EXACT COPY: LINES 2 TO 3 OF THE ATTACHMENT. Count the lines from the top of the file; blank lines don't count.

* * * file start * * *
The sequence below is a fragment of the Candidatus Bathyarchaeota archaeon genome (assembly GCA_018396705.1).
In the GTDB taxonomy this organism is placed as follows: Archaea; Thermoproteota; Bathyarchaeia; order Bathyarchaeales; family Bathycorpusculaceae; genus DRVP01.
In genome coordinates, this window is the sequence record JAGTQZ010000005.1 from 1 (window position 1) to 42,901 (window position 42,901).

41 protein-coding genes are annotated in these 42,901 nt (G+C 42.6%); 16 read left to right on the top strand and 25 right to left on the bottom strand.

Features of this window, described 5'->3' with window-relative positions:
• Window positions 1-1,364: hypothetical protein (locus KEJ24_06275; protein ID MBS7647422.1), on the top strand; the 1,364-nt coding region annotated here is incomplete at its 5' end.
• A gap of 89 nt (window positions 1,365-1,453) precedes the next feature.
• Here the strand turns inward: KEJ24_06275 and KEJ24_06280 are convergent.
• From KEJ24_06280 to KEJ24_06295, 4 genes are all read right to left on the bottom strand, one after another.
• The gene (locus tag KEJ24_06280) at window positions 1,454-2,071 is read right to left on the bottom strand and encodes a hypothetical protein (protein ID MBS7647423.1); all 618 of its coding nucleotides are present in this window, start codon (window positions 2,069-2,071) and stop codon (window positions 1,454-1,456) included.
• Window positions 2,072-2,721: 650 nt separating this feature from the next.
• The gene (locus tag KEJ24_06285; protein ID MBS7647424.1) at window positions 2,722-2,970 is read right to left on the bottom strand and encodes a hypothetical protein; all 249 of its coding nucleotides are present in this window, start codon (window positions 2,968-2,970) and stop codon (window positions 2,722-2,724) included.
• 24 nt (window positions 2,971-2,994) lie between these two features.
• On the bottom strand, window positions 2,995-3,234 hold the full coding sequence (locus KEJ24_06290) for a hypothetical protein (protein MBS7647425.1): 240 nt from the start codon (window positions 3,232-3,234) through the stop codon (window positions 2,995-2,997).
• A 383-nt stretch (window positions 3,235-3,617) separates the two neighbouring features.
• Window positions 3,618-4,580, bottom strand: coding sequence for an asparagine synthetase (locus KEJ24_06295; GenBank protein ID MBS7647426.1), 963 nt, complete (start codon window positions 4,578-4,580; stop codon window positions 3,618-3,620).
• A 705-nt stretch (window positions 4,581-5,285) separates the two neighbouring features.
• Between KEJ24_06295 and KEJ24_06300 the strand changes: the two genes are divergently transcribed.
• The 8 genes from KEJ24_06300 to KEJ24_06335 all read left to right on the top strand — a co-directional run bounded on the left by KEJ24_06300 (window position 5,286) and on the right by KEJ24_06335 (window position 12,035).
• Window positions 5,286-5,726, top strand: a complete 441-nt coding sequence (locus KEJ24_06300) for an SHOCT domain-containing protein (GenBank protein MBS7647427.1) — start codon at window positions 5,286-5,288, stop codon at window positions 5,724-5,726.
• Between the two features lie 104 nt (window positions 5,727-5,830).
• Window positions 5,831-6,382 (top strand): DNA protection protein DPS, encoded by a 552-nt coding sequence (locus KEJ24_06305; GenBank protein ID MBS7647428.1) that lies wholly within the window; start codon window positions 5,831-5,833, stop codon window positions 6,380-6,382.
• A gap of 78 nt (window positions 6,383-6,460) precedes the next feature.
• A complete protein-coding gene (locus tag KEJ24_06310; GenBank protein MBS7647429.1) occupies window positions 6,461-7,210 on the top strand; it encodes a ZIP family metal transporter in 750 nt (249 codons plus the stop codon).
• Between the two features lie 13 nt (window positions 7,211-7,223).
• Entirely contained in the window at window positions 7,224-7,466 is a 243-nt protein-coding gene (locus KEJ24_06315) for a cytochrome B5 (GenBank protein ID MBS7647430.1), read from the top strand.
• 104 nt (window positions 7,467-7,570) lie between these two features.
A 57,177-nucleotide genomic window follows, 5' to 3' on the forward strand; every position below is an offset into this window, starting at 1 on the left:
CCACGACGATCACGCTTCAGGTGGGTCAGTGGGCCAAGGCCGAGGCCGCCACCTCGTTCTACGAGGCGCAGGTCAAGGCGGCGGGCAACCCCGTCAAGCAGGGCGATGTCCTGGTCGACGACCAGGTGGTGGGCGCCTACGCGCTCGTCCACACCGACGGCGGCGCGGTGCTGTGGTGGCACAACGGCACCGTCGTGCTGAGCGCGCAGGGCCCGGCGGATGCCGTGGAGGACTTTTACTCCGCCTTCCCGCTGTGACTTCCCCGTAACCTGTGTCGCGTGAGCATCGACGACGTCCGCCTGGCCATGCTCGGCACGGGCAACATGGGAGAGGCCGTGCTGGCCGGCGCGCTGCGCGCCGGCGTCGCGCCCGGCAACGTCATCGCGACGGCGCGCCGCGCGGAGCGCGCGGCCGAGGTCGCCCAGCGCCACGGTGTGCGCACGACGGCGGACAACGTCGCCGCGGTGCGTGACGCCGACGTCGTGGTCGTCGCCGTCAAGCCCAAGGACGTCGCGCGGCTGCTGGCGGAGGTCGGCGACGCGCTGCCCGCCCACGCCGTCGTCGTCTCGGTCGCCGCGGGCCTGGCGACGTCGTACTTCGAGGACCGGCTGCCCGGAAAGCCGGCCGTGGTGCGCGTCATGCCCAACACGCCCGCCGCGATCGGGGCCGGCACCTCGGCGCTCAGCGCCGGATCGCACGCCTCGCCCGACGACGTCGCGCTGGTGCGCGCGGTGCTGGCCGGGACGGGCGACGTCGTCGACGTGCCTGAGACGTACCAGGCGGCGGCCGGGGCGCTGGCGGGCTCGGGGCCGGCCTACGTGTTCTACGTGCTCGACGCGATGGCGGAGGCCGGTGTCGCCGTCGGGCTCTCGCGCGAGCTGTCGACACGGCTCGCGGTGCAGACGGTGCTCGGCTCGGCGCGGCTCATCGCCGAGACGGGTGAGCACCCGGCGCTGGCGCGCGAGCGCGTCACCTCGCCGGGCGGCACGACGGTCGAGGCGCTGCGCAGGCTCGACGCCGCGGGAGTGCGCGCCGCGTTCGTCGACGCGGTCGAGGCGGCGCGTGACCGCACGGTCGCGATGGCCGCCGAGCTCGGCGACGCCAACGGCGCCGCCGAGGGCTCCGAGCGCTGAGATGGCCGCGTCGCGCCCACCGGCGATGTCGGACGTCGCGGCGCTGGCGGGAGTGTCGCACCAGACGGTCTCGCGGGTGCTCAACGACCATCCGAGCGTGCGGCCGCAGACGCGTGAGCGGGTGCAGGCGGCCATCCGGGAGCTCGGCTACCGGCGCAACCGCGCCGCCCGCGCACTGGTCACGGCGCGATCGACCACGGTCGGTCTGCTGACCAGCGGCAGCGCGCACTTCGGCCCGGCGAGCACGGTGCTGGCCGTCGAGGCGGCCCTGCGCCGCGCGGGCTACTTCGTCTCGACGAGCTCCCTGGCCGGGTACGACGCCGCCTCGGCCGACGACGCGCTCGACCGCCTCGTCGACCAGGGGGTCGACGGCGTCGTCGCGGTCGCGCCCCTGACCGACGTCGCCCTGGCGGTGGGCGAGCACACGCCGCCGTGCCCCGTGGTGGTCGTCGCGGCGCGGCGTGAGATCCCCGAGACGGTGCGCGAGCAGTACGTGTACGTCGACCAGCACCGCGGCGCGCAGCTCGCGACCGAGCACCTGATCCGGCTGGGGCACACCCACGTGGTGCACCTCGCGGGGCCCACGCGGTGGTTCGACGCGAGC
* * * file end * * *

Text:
In the GTDB taxonomy this organism is placed as follows: Archaea; Thermoproteota; Bathyarchaeia; order Bathyarchaeales; family Bathycorpusculaceae; genus DRVP01.
In genome coordinates, this window is the sequence record JAGTQZ010000005.1 from 1 (window position 1) to 42,901 (window position 42,901).